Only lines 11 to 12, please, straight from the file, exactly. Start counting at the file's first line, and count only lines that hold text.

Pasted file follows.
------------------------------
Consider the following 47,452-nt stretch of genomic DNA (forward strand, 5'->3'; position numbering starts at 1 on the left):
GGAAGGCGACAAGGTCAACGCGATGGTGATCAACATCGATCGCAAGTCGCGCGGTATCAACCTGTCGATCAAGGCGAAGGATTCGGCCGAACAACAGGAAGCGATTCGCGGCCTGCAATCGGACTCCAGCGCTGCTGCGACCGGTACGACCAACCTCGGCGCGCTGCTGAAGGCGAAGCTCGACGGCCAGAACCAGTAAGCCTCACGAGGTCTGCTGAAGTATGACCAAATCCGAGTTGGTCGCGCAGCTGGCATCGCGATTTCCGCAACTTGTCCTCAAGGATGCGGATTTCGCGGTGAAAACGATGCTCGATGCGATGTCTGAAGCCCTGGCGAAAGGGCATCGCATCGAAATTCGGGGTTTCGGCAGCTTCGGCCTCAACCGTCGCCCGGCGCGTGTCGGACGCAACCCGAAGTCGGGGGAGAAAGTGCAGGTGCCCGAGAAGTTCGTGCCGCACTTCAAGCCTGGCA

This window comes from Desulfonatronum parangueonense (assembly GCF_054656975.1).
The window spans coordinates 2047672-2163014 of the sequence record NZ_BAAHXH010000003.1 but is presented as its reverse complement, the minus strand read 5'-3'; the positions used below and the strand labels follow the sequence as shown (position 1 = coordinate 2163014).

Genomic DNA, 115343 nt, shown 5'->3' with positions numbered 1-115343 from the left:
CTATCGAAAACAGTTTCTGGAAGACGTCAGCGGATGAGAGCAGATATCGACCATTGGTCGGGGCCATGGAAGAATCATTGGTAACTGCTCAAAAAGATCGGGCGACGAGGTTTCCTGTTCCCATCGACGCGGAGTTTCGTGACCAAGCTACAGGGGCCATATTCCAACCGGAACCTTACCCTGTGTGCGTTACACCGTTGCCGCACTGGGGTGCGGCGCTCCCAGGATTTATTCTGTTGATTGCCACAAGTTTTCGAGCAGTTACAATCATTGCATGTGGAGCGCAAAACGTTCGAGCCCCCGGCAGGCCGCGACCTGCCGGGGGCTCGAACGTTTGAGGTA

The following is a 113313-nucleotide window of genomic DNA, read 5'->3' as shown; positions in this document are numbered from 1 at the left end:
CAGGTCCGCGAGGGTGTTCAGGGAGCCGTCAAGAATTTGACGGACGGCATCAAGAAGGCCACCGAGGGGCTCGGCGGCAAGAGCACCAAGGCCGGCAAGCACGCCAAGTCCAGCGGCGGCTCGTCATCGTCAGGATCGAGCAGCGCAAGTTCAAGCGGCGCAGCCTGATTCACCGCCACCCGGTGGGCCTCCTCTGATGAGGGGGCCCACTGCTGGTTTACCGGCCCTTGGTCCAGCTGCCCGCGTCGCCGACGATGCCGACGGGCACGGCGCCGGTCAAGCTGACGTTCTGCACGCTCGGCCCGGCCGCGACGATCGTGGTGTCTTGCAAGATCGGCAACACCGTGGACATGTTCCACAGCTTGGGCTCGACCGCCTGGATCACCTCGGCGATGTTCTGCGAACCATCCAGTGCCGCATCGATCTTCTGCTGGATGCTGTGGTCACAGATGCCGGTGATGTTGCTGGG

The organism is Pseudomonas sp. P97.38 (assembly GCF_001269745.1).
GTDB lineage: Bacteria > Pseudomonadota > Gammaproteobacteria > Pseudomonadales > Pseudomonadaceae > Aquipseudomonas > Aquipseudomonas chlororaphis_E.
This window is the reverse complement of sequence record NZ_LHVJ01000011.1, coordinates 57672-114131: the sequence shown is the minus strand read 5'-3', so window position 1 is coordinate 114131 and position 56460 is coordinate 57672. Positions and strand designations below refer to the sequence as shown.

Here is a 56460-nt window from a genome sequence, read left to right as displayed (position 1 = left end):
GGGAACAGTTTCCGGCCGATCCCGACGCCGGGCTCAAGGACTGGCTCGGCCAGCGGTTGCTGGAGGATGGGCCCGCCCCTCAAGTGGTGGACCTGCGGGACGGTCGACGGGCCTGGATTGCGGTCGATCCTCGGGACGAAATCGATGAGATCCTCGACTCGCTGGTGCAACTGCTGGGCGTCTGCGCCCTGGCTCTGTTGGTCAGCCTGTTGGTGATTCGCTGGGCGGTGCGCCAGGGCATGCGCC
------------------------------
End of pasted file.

This window is the reverse complement of sequence record NZ_LHVJ01000011.1, coordinates 57672-114131: the sequence shown is the minus strand read 5'-3', so window position 1 is coordinate 114131 and position 56460 is coordinate 57672. Positions and strand designations below refer to the sequence as shown.

Here is a 56460-nt window from a genome sequence, read left to right as displayed (position 1 = left end):